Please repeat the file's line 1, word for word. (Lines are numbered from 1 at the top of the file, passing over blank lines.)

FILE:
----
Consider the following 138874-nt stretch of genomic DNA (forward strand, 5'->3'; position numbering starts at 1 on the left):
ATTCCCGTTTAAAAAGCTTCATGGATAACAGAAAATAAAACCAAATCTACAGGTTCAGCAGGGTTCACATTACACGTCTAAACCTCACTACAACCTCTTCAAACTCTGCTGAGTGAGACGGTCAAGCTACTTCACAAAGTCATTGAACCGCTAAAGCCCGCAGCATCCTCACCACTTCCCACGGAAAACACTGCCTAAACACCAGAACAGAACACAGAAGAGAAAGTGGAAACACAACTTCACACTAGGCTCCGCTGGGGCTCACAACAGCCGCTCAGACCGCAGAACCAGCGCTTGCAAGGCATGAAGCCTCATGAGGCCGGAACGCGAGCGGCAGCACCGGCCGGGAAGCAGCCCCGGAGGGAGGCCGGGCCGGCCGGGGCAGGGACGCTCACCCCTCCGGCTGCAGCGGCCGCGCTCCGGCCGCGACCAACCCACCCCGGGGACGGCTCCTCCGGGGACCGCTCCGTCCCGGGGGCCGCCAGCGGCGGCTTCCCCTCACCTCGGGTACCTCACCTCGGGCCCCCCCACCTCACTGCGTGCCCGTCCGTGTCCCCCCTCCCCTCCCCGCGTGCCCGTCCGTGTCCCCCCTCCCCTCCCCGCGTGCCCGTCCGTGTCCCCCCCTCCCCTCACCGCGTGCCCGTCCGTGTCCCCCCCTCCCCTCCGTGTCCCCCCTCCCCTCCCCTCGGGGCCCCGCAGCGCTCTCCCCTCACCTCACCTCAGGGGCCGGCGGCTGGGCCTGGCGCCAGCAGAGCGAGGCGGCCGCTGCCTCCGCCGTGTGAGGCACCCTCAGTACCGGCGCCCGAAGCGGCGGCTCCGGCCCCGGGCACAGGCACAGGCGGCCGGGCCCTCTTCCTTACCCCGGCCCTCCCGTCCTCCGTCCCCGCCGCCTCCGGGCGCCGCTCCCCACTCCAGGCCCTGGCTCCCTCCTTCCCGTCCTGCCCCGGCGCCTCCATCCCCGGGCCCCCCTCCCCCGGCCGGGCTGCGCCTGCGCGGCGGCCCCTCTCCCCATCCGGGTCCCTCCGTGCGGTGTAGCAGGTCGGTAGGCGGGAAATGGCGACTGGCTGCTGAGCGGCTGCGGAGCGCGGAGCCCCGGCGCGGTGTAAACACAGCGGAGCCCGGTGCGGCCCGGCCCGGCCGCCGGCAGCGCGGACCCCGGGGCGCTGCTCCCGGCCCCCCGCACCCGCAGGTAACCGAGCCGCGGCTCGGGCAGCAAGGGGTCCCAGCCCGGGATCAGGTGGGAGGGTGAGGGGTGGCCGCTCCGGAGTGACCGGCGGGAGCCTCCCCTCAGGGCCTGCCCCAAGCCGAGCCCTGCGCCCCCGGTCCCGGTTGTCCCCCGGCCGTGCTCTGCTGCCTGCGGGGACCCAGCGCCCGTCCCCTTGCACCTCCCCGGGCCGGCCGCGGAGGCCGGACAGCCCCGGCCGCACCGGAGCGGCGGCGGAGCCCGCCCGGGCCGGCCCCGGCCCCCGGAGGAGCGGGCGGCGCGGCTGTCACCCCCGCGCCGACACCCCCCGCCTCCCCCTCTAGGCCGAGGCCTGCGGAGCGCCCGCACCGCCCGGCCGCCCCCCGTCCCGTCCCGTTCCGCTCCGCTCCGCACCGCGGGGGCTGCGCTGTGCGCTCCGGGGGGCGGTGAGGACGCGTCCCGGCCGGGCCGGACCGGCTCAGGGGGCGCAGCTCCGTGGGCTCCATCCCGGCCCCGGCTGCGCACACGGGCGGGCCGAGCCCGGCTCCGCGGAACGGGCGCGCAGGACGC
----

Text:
Consider the following 138874-nt stretch of genomic DNA (forward strand, 5'->3'; position numbering starts at 1 on the left):